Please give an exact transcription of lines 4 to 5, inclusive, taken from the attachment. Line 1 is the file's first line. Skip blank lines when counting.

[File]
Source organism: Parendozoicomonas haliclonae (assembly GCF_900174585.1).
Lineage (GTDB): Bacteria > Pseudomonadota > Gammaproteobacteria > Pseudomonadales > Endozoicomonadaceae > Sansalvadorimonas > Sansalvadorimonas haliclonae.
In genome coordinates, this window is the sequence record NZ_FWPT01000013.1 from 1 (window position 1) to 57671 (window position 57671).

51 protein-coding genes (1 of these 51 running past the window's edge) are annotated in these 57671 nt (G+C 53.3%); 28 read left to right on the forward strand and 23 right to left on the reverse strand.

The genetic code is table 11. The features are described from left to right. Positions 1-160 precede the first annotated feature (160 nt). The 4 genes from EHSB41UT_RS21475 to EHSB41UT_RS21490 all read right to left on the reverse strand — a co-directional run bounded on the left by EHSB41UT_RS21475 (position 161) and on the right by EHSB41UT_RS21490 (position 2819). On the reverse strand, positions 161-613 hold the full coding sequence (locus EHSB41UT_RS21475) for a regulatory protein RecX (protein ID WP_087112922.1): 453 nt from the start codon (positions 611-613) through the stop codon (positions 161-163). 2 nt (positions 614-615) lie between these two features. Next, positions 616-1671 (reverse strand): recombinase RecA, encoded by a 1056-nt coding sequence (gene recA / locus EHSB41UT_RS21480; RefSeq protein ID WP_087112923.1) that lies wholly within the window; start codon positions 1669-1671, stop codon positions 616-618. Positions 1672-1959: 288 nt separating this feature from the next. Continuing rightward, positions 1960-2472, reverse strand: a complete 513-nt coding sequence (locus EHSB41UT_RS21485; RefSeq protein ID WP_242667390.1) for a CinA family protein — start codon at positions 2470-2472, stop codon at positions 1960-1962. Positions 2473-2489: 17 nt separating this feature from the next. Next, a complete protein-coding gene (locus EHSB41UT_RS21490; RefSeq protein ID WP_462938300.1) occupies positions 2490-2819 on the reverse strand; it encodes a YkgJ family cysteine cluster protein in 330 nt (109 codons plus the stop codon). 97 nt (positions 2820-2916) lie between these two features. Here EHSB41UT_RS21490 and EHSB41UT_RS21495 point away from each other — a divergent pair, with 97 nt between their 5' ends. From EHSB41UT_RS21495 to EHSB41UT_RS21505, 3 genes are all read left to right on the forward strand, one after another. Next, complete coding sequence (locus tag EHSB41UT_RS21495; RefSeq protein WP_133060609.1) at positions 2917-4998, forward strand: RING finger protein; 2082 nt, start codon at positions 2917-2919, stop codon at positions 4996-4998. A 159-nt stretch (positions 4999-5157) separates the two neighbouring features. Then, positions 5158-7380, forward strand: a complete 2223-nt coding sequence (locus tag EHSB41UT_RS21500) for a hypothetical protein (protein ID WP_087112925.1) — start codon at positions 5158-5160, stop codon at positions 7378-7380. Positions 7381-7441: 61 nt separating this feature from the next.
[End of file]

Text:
51 protein-coding genes (1 of these 51 running past the window's edge) are annotated in these 57671 nt (G+C 53.3%); 28 read left to right on the forward strand and 23 right to left on the reverse strand.

The genetic code is table 11. The features are described from left to right. Positions 1-160 precede the first annotated feature (160 nt). The 4 genes from EHSB41UT_RS21475 to EHSB41UT_RS21490 all read right to left on the reverse strand — a co-directional run bounded on the left by EHSB41UT_RS21475 (position 161) and on the right by EHSB41UT_RS21490 (position 2819). On the reverse strand, positions 161-613 hold the full coding sequence (locus EHSB41UT_RS21475) for a regulatory protein RecX (protein ID WP_087112922.1): 453 nt from the start codon (positions 611-613) through the stop codon (positions 161-163). 2 nt (positions 614-615) lie between these two features. Next, positions 616-1671 (reverse strand): recombinase RecA, encoded by a 1056-nt coding sequence (gene recA / locus EHSB41UT_RS21480; RefSeq protein ID WP_087112923.1) that lies wholly within the window; start codon positions 1669-1671, stop codon positions 616-618. Positions 1672-1959: 288 nt separating this feature from the next. Continuing rightward, positions 1960-2472, reverse strand: a complete 513-nt coding sequence (locus EHSB41UT_RS21485; RefSeq protein ID WP_242667390.1) for a CinA family protein — start codon at positions 2470-2472, stop codon at positions 1960-1962. Positions 2473-2489: 17 nt separating this feature from the next. Next, a complete protein-coding gene (locus EHSB41UT_RS21490; RefSeq protein ID WP_462938300.1) occupies positions 2490-2819 on the reverse strand; it encodes a YkgJ family cysteine cluster protein in 330 nt (109 codons plus the stop codon). 97 nt (positions 2820-2916) lie between these two features. Here EHSB41UT_RS21490 and EHSB41UT_RS21495 point away from each other — a divergent pair, with 97 nt between their 5' ends. From EHSB41UT_RS21495 to EHSB41UT_RS21505, 3 genes are all read left to right on the forward strand, one after another. Next, complete coding sequence (locus tag EHSB41UT_RS21495; RefSeq protein WP_133060609.1) at positions 2917-4998, forward strand: RING finger protein; 2082 nt, start codon at positions 2917-2919, stop codon at positions 4996-4998. A 159-nt stretch (positions 4999-5157) separates the two neighbouring features. Then, positions 5158-7380, forward strand: a complete 2223-nt coding sequence (locus tag EHSB41UT_RS21500) for a hypothetical protein (protein ID WP_087112925.1) — start codon at positions 5158-5160, stop codon at positions 7378-7380. Positions 7381-7441: 61 nt separating this feature from the next.